Nebraska Republican Gov. Pete Ricketts said the state is seeking federal approval for a temporary increase in Medicaid funding that would pump close to million in additional assistance into Nebraska long-term care facilities that have been heavily affected by COVID-19.

AL: Alabama polling sites will have electricity despite storm

All 1,980 polling sites in Alabama will be operational and have some sort of power on Election Day, according to Secretary of State John Merrill. Many sites lost power after Hurricane Zeta.

DC: District of Columbia cancels plan to bring some students into classrooms

The chancellor of Washington, D.C.’s public school system said he was canceling plans to bring some elementary students back to classrooms on Nov. 9. The announcement came after union negotiations failed to resolve questions about how to reopen schools safely.

CT: Connecticut governor scales back reopening 

As COVID-19 continues to spread across Connecticut, Democratic Gov. Ned Lamont is pulling the entire state from the third phase of reopening back to a modified version of the second phase. Restaurants will be required to reduce their maximum indoor capacity from 75% to 50%. 

IN: More than 1,300 new COVID-19 cases reported in Indiana schools last week

A total of 865 students, 204 teachers and 255 school staff members tested positive for COVID-19 last week, according to the Indiana State Department of Health. Since the start of the school year, there have been more than 6,300 cases.

RI: Rhode Island attorney general warns landlords on evictions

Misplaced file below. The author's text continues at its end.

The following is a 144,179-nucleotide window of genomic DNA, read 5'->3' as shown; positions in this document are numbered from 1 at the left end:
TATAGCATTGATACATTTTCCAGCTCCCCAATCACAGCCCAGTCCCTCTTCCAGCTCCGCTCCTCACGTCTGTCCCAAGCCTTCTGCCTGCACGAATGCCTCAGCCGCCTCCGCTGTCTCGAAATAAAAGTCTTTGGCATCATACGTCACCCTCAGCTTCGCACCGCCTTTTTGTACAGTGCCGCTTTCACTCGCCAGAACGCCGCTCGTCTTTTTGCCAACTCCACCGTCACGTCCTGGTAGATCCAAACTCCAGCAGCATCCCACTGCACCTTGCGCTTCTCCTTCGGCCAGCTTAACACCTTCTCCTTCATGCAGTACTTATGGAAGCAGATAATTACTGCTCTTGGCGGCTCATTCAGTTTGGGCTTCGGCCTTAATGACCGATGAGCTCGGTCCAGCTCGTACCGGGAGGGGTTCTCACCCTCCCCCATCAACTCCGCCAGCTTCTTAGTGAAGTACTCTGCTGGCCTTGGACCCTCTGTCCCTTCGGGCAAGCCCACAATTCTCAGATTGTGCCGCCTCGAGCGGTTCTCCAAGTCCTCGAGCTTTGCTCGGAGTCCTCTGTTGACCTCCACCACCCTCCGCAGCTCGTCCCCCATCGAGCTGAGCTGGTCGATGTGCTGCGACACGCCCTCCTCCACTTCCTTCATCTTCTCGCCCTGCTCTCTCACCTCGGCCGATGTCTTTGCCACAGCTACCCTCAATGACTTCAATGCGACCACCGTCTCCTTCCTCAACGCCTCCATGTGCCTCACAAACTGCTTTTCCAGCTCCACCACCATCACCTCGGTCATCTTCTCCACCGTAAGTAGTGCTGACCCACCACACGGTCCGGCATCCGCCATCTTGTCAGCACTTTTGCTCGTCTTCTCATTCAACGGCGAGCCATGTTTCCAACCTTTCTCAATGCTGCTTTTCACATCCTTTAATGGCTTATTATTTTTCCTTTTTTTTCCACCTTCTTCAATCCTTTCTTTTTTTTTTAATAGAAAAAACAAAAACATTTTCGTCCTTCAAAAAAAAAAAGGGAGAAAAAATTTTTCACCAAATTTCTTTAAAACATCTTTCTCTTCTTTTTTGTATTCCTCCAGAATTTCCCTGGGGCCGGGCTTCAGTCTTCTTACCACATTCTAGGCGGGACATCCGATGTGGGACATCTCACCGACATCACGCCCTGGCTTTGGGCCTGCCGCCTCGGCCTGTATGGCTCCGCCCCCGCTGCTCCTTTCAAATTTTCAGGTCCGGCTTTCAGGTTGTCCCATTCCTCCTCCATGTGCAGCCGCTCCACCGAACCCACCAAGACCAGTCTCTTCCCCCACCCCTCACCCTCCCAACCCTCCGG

The Rhode Island Attorney General’s Office has encountered increasing reports of landlords trying to evict tenants without a court order. Financial hardships brought on by the pandemic apparently have triggered the increase.

CO: Jury trials in Denver suspended until 2021

Denver’s courts will not hold jury trials this year because of the escalating danger presented by the coronavirus in the Colorado city. The decision will exacerbate the already unprecedented jury trial backlog that’s grown across the state.

CO: Colorado governor presents optimistic new budget but expects dark days

Colorado Gov. Jared Polis, a Democrat, presented an optimistic budget request for fiscal 2021-22, adding a .3 billion stimulus program and increasing the state’s reserves. The proposal comes at a time of profound economic uncertainty.

UT: Coronavirus exposure will slow vote counting in Utah county

The Summit County elections office in Utah will be quarantining through the end of the week due to a coronavirus exposure. County Clerk Kent Jones said he doesn’t expect the quarantine will affect the ability of the clerk’s office to complete its ballot count on time, by Nov. 17.